After showing early promise as a ballet dancer, Vicky Latta eventually turned to equestrian and ended up winning two Olympic three-day eventing medals.
Latta’s is an unusual story for a top sportswoman. She attended Diocesan Girls until her fifth form year, when she took up a place at the Royal Ballet School in England. Before she ever made a name for herself in the equestrian world, she was a qualified lawyer, having gained a Bachelor of Law degree from Auckland University.
Latta had always loved horses and owned her first pony when she was 10.
She first represented New Zealand in 1987 in the trans-Tasman Trophy test against Australia, riding Matchpoint. In 1990 she gave away law for a time to devote herself to riding.
Riding Chief, she finished 11th in the individual event at the world championships in Stockholm. She based herself in England and enjoyed several years of success, first with Chief, then with Broadcast News.
The Aucklander was a member of the New Zealand team that won the Olympic silver medal at Barcelona in 1992, and was desperately unlucky to miss out on a medal in the individual section, finishing fourth on Chief.
In the dressage section, Chief incurred 58 points, which placed Latta 19th equal after the first round. Into the cross-country, her 24.8 points moved her into a medal-winning position. On the final day Chief knocked off one rail in the show-jumping, which was just enough to allow team-mate Blyth Tait, who had a clear show-jumping round, to sneak past Latta into the bronze medal position.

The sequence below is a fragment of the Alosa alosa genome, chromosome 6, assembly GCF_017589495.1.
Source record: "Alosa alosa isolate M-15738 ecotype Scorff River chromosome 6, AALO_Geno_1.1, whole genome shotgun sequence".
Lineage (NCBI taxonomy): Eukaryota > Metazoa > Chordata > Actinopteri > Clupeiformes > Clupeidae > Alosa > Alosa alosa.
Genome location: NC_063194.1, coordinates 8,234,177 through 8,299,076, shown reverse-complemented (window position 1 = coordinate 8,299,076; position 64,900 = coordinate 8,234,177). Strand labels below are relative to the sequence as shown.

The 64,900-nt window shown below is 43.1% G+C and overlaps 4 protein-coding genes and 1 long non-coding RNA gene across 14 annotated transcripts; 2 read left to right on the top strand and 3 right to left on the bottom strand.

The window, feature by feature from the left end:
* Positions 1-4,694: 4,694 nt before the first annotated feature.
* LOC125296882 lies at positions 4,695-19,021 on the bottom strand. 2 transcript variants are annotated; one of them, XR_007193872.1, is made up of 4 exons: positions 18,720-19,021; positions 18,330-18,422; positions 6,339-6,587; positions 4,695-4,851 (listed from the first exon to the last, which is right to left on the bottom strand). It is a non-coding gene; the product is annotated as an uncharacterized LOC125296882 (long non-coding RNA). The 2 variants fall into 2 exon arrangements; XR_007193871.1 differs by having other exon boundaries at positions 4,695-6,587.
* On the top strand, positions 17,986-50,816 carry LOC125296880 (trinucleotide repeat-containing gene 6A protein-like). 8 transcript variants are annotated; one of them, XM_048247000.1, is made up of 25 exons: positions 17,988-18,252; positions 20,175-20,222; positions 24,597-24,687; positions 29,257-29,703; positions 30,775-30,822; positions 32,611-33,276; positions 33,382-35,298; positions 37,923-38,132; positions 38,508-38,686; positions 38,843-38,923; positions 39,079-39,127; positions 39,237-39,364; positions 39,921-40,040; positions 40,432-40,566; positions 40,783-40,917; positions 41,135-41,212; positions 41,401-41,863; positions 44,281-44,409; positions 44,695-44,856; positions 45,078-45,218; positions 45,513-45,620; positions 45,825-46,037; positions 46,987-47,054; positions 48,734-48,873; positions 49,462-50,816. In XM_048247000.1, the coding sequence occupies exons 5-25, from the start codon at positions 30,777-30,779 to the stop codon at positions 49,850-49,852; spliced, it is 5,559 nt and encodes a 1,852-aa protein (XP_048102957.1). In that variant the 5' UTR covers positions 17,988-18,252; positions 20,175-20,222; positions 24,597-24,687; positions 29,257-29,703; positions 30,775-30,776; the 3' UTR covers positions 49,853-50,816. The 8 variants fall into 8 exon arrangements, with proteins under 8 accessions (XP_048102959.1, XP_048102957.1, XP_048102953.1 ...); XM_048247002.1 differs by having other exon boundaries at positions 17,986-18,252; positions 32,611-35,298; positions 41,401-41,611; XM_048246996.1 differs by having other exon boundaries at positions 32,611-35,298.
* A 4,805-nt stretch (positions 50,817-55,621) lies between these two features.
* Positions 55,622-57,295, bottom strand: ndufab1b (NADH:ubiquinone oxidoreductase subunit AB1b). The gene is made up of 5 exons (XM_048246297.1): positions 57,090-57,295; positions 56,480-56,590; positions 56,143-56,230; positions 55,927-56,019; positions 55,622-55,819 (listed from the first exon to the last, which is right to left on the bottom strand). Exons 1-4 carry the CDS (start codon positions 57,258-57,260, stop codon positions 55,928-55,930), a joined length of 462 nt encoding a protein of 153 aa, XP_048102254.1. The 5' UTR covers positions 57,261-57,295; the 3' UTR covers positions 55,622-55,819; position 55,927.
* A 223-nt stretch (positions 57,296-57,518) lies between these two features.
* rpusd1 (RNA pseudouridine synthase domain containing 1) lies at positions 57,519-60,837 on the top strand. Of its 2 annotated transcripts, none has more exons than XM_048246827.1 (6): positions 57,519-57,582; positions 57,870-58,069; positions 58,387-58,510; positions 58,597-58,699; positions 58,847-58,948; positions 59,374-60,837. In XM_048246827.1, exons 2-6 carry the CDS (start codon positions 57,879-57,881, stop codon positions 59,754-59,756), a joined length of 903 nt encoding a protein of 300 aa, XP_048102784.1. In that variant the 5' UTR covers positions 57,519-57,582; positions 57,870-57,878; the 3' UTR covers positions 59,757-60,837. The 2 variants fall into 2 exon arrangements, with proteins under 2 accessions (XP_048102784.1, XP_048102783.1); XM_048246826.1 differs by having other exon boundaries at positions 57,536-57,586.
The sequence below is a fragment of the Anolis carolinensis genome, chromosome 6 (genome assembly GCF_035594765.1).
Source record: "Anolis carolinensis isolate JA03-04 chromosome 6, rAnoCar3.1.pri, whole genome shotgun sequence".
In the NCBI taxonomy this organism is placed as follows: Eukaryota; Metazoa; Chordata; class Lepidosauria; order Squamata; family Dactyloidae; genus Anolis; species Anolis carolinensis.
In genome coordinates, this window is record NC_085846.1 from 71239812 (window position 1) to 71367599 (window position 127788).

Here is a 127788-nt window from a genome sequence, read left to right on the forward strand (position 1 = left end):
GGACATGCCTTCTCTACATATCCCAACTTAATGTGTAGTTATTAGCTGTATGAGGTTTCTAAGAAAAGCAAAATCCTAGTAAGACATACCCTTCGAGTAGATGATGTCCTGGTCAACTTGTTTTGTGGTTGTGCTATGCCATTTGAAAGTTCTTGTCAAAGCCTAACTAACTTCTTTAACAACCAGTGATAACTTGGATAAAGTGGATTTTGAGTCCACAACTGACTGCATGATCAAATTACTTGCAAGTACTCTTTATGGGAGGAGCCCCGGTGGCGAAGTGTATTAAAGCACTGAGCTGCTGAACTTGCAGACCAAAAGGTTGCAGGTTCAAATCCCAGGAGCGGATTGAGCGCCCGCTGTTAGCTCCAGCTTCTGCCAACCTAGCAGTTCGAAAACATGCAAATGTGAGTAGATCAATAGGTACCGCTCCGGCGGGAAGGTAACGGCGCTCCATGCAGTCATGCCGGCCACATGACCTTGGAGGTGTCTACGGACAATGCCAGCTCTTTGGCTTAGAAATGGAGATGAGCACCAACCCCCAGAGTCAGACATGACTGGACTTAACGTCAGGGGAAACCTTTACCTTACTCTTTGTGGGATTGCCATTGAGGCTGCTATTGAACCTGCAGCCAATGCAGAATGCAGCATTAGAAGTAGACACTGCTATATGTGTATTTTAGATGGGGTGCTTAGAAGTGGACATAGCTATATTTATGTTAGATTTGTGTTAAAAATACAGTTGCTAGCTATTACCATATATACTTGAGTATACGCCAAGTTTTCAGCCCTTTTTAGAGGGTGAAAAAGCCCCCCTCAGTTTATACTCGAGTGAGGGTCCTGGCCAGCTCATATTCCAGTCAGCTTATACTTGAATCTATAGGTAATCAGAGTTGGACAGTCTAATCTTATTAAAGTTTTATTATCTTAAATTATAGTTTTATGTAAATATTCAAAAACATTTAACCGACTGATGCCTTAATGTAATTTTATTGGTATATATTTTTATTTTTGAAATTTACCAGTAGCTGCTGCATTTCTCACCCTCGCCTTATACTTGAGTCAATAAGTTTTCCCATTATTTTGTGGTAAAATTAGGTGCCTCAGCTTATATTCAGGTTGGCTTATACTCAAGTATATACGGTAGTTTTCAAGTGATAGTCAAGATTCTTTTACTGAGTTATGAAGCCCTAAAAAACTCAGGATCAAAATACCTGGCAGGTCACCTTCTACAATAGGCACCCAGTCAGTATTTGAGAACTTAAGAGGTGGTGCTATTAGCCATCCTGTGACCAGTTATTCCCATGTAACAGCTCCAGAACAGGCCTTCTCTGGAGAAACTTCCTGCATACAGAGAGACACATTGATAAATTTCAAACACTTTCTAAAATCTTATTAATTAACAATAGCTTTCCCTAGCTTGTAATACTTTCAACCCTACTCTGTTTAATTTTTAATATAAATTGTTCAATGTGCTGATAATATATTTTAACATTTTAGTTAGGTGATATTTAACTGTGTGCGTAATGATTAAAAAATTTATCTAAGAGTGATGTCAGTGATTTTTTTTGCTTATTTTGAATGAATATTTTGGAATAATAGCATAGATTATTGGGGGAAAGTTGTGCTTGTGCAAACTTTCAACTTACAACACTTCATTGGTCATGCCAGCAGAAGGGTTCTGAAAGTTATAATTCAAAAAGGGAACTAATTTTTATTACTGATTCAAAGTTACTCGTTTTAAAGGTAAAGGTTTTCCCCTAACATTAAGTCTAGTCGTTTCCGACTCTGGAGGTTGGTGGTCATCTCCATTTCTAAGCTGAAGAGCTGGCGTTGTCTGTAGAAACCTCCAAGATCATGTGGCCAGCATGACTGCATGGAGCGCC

It seemed as if Latta would still come away from Barcelona with a gold medal, though, because with only one New Zealand rider, Andrew Nicholson, remaining, the New Zealand team had a seemingly cast-iron lock on first place. However, Nicholson’s horse, Spinning Rhombus, had a nightmare round, knocking down nine rails, which allowed Australia to win the gold and pushed New Zealand – Latta, Tait and Nicholson (Mark Todd was a member of the three-day team but did not win a medal because he did not complete the event) – into the silver medal position.
Latta competed for New Zealand at the 1994 world championships at The Hague and helped New Zealand – Tait, Vaughn Jefferis, Nicholson and Latta – to win a bronze medal at the 1996 Olympics, though her role in those Games was limited after she suffered a serious fall riding Broadcast News during the cross-country section. It was unfortunate because she’d had a good dressage performance, but her fall in the cross-country was so bad that spectators considered she was fortunate not to have broken her neck.
In 1992 and 1996 the New Zealand teams that included Latta were finalists in the Halberg Awards team sections.
Soon after the Atlanta Olympics, Latta sold Broadcast News. But she harnessed her professional and sports skills when managing the New Zealand team that won the world title at Rome in 1998.
Latta returned to law in 1999, specialising in intellectual property and sport. She gained a Masters of Commercial Law degree in 2003.
She served for several years as a member of the New Zealand Olympic Academy.